XML elements can have attributes, just like HTML.
Attributes provide additional information about an element.
In HTML, attributes provide additional information about elements:
Attributes often provide information that is not a part of the data. In the example below, the file type is irrelevant to the data, but can be important to the software that wants to manipulate the element:
Attribute values must always be quoted. Either single or double quotes can be used. For a person's sex, the person element can be written like this:
or like this:
If the attribute value itself contains double quotes you can use single quotes, like in this example:
or you can use character entities:
Take a look at these examples:
In the first example sex is an attribute. In the last, sex is an element. Both examples provide the same information.
There are no rules about when to use attributes or when to use elements. Attributes are handy in HTML. In XML my advice is to avoid them. Use elements instead.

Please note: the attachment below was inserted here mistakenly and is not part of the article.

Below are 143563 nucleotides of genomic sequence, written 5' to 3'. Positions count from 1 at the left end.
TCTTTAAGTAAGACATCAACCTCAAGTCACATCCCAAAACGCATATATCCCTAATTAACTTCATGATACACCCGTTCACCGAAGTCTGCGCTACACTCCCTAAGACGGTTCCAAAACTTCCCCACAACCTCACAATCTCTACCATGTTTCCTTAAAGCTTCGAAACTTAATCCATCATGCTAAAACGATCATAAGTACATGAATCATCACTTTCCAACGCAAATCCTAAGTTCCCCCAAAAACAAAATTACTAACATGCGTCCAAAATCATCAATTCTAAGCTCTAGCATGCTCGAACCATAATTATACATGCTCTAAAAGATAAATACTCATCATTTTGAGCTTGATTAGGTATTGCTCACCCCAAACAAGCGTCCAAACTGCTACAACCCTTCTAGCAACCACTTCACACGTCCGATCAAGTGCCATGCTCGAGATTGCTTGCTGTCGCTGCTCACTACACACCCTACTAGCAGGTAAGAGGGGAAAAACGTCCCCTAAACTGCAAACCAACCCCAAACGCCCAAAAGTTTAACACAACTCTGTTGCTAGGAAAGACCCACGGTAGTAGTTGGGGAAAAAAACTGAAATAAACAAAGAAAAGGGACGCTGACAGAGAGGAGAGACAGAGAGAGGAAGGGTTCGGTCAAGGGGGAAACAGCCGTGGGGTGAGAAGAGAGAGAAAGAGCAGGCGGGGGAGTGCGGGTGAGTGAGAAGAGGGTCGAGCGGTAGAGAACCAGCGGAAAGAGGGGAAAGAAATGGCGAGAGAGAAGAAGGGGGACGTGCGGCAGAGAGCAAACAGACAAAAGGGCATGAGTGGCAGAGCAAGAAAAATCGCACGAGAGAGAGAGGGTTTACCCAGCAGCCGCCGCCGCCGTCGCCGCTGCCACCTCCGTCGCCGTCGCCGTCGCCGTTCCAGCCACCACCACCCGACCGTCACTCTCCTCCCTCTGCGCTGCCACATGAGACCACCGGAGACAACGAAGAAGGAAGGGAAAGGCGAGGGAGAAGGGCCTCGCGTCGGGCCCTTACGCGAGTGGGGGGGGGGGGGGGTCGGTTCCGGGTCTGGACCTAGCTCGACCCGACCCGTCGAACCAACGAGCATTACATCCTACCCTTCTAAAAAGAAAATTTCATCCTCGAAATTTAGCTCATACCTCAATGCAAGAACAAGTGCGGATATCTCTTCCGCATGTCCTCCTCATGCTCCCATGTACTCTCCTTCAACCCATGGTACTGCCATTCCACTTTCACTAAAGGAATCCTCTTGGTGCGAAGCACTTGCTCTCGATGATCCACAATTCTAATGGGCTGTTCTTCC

The following three XML documents contain exactly the same information:
A date attribute is used in the first example:
A date element is used in the second example:
An expanded date element is used in the third: (THIS IS MY FAVORITE):
Some of the problems with using attributes are:
Attributes are difficult to read and maintain. Use elements for data. Use attributes for information that is not relevant to the data.
Don't end up like this:
Sometimes ID references are assigned to elements. These IDs can be used to identify XML elements in much the same way as the id attribute in HTML. This example demonstrates this:
The id attributes above are for identifying the different notes. It is not a part of the note itself.
What I'm trying to say here is that metadata (data about data) should be stored as attributes, and the data itself should be stored as elements.